Jongomero: The Lowdown

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If you’re on safari in the Ruaha, Jongomero is definitely one of the more luxurious options in the park. It’s by no means inappropriately fancy, just delightfully comfortable within one of Africa’s more remote National Parks. Plus, Jongo has a rather lovely location, tucked away from all the other camps (in prime wild dog territory no less), so you rarely share your adventures with anyone else.

What’s Jongomero really like?

The tents at Jongomero are rather delightful. Beds we could easily have slept a hippo or two in, beautiful ensuite bathrooms (tip from us: give the managers a few drinks and ask them if anyone’s ever tried to steal the sinks- an excellent story….) Over in the main mess area, tea-time cake is scrumptious, drinks are fun, and the plunge pool comes with the occasional ellie for company- what more can you ask for.?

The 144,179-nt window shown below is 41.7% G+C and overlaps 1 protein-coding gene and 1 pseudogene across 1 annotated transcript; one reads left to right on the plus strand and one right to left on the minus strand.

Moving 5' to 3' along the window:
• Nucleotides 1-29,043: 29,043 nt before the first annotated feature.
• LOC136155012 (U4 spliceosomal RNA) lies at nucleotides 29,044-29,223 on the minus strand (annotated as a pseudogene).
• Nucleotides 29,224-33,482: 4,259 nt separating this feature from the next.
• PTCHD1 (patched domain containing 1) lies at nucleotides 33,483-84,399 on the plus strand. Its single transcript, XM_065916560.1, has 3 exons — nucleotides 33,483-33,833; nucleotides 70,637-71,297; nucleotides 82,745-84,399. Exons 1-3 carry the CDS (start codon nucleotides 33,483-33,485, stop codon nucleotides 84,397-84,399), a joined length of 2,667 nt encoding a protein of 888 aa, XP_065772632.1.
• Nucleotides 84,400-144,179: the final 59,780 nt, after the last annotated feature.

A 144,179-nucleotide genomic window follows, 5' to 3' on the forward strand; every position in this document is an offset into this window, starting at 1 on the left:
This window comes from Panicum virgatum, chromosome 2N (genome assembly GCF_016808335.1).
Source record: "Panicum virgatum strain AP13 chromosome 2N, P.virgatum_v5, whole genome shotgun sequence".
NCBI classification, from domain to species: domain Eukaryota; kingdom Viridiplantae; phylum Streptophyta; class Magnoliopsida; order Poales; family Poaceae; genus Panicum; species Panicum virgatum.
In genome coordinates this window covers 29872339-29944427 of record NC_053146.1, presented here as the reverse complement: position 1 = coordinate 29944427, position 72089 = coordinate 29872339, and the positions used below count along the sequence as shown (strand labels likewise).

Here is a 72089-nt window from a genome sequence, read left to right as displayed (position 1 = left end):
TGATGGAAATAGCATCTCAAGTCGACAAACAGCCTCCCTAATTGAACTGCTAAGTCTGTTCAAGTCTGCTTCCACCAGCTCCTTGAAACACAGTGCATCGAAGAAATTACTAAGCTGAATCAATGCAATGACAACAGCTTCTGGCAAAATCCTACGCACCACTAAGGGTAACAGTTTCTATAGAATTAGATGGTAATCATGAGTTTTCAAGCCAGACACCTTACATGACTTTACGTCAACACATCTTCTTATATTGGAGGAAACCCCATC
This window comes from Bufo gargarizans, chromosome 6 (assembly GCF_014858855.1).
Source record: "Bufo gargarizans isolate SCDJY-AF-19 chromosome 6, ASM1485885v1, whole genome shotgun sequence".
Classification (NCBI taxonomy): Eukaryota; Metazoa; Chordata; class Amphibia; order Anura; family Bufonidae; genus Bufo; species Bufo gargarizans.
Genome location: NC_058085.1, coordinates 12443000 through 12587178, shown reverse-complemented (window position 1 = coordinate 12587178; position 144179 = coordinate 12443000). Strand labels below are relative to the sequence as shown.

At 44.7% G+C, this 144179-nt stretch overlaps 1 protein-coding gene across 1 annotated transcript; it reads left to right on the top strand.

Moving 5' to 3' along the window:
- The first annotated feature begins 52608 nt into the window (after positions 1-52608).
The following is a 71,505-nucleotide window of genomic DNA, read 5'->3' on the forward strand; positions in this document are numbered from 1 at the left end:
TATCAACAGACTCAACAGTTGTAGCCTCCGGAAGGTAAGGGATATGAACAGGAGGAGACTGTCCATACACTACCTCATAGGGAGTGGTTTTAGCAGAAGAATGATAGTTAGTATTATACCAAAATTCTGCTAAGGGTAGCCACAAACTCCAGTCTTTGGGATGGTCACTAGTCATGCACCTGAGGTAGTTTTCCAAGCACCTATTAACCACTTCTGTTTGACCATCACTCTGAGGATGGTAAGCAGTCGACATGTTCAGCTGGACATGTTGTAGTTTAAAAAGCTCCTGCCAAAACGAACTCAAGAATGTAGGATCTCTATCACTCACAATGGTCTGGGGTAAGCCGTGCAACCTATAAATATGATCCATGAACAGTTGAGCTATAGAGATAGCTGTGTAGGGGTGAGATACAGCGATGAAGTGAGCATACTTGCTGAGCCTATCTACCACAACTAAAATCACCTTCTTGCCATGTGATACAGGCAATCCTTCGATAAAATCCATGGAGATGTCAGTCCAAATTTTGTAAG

What can I do at Jongomero?

Activities at Jongomero focus on game drives, after all, it’s what Jongo does best.  We were lucky enough to see wild dogs denning and ellies digging for water in the sand river when we visited, but whatever you see, it’s bound to be special. If you visit during the dry season (June- October) walking safaris are also a possibility, but please let us know if you’re keen- we need to pre-book! You will also notice Jongomero’s innovative solution to Ruaha’s occasional tse tse flies- elephant dung burners on the back of the vehicle in case your game viewing takes you into a tse tse area. Don’t worry we’ve experienced these personally and no unpleasant smells, but  it’s a great deterrent to make sure you avoid bites!.

Giving back at Jongomero…

The owners of Jongomero have been committed to responsible tourism for a fair old while. Safari camps aim to be solar powered, staff are often local and supplies are bought from the local community. We’re continually impressed by what they do (ask the managers when you’re there, it makes for a fascinating evening) but efforts local to your safari the Ruaha include supporting Makifu School.

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